UCAS Advice from Alex Dyer
Hello everyone, my name is Alex Dyer and I'm the CEO of Tutor House. I’ve been working with students to improve their personal statements for over eight years. I work through personal statements step by step to make sure all the key areas are covered and to give students the best possible chance of gaining a place at University. Do email me to ask further questions: email@example.com
Although the 7-plus exam tends to vary depending on the school, potential students are required to complete a 30-minute maths test as well as a 30-minute English test.
Sometimes the 7-plus includes some form of reasoning test, but again that depends on the school. Your child will also be observed to assess how they approach questions, as well as how they interact with other students.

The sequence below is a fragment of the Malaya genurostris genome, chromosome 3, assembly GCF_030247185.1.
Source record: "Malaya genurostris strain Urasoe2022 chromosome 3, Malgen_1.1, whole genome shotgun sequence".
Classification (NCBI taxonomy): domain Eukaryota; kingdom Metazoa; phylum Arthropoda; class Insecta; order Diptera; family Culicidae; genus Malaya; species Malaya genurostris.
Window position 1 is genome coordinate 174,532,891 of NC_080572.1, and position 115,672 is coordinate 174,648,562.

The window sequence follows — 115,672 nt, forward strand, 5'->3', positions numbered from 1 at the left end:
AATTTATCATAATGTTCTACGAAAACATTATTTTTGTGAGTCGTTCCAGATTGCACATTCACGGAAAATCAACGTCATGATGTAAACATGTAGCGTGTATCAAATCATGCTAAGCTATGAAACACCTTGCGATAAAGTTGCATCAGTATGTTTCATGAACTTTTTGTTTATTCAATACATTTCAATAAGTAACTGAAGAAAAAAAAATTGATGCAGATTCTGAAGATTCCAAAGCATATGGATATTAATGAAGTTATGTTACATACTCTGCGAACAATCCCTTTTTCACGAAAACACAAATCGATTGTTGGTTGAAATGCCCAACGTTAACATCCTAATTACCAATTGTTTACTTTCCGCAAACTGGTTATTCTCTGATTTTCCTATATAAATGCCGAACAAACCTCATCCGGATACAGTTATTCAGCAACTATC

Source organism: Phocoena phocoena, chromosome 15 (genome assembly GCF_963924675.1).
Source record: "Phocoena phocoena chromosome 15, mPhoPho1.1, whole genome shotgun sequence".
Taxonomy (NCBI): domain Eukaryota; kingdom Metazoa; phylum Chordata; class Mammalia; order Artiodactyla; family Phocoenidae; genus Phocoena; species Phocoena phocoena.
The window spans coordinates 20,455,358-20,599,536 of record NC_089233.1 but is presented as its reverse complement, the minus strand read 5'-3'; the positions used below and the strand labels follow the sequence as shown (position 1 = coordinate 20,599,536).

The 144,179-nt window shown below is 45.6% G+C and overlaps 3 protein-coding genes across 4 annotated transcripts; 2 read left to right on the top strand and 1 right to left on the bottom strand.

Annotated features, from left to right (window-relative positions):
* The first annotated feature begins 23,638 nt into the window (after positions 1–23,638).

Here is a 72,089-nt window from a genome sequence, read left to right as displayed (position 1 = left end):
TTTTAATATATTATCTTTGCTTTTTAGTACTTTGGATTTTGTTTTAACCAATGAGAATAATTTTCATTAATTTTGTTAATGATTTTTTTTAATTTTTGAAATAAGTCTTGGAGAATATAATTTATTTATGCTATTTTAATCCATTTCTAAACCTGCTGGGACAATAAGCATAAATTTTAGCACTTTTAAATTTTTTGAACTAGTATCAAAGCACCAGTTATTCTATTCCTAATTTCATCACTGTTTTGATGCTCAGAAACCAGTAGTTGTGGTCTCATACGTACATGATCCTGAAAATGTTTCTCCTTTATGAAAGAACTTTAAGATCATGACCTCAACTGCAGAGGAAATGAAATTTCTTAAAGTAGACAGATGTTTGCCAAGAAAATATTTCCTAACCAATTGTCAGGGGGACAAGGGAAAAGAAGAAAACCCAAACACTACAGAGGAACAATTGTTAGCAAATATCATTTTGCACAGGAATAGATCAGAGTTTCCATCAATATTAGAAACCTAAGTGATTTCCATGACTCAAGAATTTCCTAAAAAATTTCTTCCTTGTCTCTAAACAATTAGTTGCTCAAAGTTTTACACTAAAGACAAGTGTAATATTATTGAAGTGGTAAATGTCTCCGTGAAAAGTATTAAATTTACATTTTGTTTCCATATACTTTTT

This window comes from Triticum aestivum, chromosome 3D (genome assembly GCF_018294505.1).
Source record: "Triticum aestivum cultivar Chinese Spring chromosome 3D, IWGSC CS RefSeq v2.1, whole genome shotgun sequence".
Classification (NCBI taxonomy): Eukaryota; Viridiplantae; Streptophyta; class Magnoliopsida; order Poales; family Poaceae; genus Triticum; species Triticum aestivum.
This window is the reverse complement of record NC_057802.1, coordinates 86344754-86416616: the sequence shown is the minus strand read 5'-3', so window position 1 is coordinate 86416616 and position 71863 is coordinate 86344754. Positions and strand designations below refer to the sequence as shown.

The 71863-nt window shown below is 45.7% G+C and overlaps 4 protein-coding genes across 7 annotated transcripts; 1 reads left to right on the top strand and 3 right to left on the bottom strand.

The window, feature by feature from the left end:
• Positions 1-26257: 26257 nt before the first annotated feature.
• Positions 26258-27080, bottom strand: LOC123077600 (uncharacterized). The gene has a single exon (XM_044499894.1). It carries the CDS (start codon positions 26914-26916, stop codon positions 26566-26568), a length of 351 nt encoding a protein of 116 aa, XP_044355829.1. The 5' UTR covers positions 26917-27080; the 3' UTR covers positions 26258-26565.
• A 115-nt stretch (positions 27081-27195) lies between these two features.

Your new school may request a report or review from your child’s previous school, and may also interview your child either on their own or in a group. Again depending on the school, this form of assessment may come before the actual written assessment to examine if your child can effectively ‘qualify’ for the next step.
It’s exciting to start applying to University but it can also seem incredibly daunting. For many students, it can be hard to know when to start thinking about your options for further education.
How can I prepare for my university application?